Killing Joke’s seventh album Outside The Gate is a little bit of an outlier in the band’s discography. For one thing, the non-Jaz Coleman members of the band are in many cases either not present or marginalised. And for another, the post-punk is mostly jettisoned in favour of synth-pop. My my. Reissued on picture disc vinyl in an edition of 1000, out on the Caroline label.
Vinyl LP £18.49 CAROLR55LP
Picture disc LP on Caroline. Edition of 1000 copies.
6/10 James Elliston 12th May 2019
A very polarising record. It has always been wrongly dismissed by sneering 'music critics' as not worth listening to and forgetting the album has ever existed (as if anyone should listen to critics without trying it for themselves first). It should be remembered that this record was never really intended to come under the name 'Killing Joke', which may explain why so many KJ fans also hate it. But an open mind reveals this is a great, unique album—though understandably polarising and frustrating to listen all the way through. It has some real gems of synthpop songwriting on there, with a real grasp for hard rhythms, creative synth sounds and sheer energy.
The album's outlandish songwriting & production is grasping and addictive on tracks like 'America' and 'Unto The Ends of the Earth', in which Jaz Coleman seems to truly go wild without losing his edge. However, others like 'Tiahuanaco' come across like an unconvincing attempt to imitate a stage musical epic. 'Stay One Jump Ahead' turns sour with a commercial hip-hop blend that feels like it's been forced on the album by the record company. The closer 'Outside The Gate' assaults the listener with all manner of bombastic sound that may have made for great songs on their own, but—mashed together in a prog-rock style song structure—it just leaves you feeling a bit cold.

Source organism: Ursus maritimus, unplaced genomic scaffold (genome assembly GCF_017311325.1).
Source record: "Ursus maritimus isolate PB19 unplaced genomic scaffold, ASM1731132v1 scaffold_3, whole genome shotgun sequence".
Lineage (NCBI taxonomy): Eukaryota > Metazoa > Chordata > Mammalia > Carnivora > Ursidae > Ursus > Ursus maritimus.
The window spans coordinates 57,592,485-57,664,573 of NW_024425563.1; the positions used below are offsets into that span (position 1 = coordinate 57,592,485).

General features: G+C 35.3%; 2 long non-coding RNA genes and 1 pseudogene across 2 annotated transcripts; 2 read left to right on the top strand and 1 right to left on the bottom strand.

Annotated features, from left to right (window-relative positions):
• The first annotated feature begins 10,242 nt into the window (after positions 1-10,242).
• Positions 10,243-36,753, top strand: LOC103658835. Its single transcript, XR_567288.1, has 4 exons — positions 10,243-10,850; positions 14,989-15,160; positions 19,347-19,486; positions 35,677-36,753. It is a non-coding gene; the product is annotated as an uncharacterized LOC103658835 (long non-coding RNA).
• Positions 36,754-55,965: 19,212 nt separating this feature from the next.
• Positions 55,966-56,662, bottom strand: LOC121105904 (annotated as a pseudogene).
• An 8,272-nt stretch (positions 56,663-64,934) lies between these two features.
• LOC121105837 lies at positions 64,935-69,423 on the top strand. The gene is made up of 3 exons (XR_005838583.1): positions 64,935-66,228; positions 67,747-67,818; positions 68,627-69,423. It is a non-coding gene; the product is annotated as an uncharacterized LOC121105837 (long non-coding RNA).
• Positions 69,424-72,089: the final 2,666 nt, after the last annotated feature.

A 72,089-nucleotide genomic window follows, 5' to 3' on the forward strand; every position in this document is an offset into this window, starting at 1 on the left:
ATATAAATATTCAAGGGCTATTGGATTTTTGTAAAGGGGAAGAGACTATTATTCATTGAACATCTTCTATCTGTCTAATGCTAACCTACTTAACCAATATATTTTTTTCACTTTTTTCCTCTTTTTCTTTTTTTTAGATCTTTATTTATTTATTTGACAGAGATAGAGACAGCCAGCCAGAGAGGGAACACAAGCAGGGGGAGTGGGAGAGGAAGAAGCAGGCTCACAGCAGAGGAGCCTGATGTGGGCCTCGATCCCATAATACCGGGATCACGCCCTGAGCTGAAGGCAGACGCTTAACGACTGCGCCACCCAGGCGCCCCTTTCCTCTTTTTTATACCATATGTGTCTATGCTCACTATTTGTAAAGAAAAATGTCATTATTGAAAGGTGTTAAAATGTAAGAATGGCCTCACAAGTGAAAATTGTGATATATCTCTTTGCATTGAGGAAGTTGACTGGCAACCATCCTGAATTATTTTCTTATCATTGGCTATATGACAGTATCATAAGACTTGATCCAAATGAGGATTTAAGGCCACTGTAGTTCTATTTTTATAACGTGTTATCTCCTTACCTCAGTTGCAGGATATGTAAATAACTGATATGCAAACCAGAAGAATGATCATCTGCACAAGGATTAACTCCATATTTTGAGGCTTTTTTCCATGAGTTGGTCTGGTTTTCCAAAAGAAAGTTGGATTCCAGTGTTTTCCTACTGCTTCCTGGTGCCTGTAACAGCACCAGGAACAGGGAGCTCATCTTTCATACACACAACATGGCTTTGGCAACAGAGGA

Wrongly derided—Outside The Gate is totally worth listening to and there is genius to be found hidden amongst the dud moments, but not enough to make it a brilliant album.
7/10 Jack 16th December 2016This album started out as a solo project for Jaz Coleman collaborating with Killing Joke guitarist Geordie but the record company got hold of the uncompleted demos and decided to release it as a Killing Joke album to cash in on the name. Jaz had to finish the tracks in a rush and we can therefore safely assume that the album is not as complete as he intended it to be. Having said that I actually enjoy this album - it's a little bombastic and pretentious but this only adds to it's charm. The lyrical subject matter covers a wide range too.
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